In Western art the way to depict a city from the height of a bird flight since the first half of the 15th century has long been the only way to create a relatively accurate and objective picture of cities. In the 16th century there appeared analytical methods for building a wide perspective of views from a bird flight. Since the 19th century “views from above” were shot by a camera-obscura from balloons. In the 20th century, such images were replaced by aerial photography, which performs both documentary and artistic tasks.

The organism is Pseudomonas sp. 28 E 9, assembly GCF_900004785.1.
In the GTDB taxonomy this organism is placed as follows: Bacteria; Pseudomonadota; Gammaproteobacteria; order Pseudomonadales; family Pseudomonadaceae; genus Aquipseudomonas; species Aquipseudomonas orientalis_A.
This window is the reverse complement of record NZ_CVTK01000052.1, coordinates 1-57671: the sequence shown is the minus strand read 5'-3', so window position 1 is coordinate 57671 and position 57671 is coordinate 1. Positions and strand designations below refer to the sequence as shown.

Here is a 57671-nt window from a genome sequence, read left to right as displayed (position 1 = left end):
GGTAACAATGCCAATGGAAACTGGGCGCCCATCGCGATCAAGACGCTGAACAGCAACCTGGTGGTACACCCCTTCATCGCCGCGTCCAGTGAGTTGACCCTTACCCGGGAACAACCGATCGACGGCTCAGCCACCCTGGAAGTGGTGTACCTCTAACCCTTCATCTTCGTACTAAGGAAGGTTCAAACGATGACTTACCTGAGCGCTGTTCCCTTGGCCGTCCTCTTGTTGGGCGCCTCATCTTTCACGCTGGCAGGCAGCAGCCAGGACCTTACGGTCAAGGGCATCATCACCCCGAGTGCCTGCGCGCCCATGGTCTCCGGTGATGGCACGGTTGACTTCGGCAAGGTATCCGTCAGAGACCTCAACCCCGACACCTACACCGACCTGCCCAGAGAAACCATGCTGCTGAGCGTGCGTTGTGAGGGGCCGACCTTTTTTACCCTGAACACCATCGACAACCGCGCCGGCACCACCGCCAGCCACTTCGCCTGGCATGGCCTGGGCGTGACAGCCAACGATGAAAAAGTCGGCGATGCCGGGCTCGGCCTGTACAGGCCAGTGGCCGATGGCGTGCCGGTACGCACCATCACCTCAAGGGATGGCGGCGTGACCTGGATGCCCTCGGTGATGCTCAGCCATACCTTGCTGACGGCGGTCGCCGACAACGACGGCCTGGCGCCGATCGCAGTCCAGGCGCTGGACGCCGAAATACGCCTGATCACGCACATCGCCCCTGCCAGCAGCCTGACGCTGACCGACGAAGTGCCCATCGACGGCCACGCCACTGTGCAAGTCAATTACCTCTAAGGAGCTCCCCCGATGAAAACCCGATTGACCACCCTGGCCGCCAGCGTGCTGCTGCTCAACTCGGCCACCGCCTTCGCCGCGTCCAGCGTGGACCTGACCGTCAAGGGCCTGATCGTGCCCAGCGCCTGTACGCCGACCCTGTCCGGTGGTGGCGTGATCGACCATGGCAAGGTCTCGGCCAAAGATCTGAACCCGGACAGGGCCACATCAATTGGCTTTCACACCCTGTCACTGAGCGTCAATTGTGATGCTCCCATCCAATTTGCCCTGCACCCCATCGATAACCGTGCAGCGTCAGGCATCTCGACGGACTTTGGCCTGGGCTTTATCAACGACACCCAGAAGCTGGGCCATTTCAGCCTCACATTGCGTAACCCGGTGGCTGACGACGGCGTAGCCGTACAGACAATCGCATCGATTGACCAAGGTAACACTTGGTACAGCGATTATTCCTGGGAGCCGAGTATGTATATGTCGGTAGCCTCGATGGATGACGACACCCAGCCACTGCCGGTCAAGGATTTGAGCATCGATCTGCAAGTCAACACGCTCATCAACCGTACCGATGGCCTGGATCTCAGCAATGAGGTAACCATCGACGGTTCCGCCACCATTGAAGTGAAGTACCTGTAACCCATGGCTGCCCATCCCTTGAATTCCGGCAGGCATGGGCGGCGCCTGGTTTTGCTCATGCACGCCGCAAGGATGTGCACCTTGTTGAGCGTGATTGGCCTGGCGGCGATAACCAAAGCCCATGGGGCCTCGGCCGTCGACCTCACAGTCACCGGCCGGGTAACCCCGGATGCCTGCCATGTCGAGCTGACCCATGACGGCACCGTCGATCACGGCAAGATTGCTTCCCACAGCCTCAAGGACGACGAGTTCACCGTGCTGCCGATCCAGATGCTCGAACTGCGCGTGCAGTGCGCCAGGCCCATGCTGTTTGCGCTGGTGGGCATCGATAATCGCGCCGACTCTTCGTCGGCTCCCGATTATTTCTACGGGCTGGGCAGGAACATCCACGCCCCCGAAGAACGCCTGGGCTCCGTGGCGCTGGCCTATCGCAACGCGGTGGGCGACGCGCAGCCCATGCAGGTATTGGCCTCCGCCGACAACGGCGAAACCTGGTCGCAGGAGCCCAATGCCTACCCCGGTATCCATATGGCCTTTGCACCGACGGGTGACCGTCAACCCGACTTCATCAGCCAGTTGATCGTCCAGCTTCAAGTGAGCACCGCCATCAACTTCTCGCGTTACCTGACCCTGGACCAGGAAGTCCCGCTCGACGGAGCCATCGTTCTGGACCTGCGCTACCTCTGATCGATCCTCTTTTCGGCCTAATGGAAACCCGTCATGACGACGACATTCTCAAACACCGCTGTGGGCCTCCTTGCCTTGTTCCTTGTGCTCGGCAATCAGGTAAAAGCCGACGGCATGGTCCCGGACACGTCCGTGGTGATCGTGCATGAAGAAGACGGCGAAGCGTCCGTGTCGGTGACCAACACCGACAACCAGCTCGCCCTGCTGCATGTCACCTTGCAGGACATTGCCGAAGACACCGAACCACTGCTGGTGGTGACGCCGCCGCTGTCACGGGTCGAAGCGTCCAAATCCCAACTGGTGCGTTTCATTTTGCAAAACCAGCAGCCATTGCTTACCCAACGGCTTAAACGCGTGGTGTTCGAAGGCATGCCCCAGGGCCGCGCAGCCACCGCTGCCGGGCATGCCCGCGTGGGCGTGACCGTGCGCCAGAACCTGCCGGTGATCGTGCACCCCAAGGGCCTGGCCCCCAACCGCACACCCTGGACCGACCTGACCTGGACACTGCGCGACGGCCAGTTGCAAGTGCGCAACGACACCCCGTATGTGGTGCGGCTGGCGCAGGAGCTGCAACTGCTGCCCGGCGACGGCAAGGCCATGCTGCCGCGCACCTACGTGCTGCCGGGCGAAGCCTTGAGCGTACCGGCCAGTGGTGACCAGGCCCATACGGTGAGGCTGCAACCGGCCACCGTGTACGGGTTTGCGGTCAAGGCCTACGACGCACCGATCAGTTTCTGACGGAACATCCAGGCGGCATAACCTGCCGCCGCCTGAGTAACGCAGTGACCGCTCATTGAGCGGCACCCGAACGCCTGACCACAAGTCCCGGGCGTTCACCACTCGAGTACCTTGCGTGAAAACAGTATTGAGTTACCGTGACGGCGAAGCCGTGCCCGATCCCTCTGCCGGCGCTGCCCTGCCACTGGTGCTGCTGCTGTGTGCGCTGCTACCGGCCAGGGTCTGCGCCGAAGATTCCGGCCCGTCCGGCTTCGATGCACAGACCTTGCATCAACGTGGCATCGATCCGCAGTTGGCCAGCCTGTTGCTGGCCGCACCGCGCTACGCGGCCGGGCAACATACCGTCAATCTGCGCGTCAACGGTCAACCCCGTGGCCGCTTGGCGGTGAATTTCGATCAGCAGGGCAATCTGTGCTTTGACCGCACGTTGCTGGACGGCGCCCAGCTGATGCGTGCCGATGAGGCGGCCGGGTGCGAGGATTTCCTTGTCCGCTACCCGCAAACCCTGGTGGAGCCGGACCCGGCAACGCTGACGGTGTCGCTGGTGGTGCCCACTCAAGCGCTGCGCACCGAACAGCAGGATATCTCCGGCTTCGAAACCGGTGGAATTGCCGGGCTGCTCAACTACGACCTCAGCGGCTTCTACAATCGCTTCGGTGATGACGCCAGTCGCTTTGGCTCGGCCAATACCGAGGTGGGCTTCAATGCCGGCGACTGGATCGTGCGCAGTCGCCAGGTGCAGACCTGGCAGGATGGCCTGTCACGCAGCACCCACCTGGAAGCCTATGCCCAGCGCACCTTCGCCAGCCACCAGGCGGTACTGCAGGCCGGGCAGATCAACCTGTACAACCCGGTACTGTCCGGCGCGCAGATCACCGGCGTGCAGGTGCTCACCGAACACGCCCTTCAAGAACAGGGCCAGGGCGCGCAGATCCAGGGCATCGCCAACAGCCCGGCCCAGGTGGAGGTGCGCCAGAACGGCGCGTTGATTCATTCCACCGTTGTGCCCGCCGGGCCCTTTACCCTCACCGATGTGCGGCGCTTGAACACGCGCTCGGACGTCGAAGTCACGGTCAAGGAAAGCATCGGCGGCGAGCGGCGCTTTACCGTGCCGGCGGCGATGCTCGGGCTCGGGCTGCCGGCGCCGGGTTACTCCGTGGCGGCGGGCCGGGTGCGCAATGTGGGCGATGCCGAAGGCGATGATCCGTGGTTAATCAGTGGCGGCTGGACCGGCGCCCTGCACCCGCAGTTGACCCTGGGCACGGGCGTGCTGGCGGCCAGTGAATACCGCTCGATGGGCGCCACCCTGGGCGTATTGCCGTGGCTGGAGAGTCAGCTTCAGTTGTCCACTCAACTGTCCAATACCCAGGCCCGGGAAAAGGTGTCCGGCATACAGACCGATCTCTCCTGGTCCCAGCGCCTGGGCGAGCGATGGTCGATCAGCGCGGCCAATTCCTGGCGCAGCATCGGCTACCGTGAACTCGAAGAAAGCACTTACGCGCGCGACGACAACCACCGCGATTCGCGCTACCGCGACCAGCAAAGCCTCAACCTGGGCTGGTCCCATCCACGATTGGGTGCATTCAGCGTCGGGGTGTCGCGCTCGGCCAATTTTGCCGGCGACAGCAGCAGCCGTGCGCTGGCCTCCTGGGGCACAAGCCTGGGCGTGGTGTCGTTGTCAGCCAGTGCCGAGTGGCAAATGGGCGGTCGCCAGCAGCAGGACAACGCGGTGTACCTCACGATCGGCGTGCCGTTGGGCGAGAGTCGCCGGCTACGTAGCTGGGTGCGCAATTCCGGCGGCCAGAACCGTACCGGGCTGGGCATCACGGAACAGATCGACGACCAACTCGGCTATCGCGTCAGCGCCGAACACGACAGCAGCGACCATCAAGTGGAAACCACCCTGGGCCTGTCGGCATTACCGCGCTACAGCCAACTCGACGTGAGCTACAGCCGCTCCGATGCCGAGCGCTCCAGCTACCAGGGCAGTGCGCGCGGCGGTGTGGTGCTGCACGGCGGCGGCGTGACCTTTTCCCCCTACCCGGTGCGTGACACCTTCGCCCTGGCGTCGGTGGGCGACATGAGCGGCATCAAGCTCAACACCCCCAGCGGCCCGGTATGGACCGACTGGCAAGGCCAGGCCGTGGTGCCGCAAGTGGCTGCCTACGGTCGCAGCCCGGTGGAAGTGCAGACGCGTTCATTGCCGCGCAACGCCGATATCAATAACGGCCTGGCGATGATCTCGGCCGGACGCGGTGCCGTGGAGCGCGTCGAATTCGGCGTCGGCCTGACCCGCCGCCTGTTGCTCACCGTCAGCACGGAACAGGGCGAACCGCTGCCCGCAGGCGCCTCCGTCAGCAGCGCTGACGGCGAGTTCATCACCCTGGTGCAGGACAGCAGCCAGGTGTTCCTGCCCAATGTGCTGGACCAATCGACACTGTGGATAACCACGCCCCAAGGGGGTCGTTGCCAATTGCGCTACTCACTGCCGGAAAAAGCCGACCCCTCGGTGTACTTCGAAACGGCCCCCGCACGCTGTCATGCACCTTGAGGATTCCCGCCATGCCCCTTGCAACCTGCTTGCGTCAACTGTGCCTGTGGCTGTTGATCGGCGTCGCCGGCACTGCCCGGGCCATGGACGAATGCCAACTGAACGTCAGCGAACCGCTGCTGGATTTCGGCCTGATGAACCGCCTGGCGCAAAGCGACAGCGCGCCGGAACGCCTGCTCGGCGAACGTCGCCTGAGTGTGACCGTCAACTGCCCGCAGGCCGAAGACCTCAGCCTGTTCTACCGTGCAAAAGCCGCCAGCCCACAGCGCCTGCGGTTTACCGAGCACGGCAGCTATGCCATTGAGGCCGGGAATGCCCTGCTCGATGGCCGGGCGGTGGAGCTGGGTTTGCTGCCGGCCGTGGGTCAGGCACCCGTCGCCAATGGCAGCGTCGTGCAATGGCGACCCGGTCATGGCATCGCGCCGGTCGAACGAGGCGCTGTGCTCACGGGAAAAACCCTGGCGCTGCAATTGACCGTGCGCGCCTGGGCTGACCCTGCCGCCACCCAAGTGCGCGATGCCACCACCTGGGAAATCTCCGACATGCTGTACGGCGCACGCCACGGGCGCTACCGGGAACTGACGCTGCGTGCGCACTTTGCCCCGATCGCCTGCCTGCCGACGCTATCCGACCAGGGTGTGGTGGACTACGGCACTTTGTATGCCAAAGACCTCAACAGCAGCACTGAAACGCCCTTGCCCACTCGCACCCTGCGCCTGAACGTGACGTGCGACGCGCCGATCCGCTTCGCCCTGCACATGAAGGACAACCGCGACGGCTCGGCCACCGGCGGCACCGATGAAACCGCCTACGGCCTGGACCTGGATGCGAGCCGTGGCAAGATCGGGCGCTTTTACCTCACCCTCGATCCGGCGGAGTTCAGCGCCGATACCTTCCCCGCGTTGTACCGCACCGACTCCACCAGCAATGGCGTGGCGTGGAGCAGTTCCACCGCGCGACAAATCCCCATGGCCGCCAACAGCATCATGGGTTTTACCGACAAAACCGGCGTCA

When creating a bird’s eye view of a city, contemporary artists ignore the problem of topographic precision even if they portray a particular city, like New York (Wols) or Rome (D. Notargiacomo). The main thing is the desire to express emotional, personal attitude to the city. So, in G. Richter’s and T. Beyrle’s canvases metropolis appears as something endless, repetitive. Wols, F. Hundertwasser and D. Notargiacomo show it as a complex organic form, concentrated life energy of everything that the city consists of. In many cases we can notice the movement towards the language of abstraction.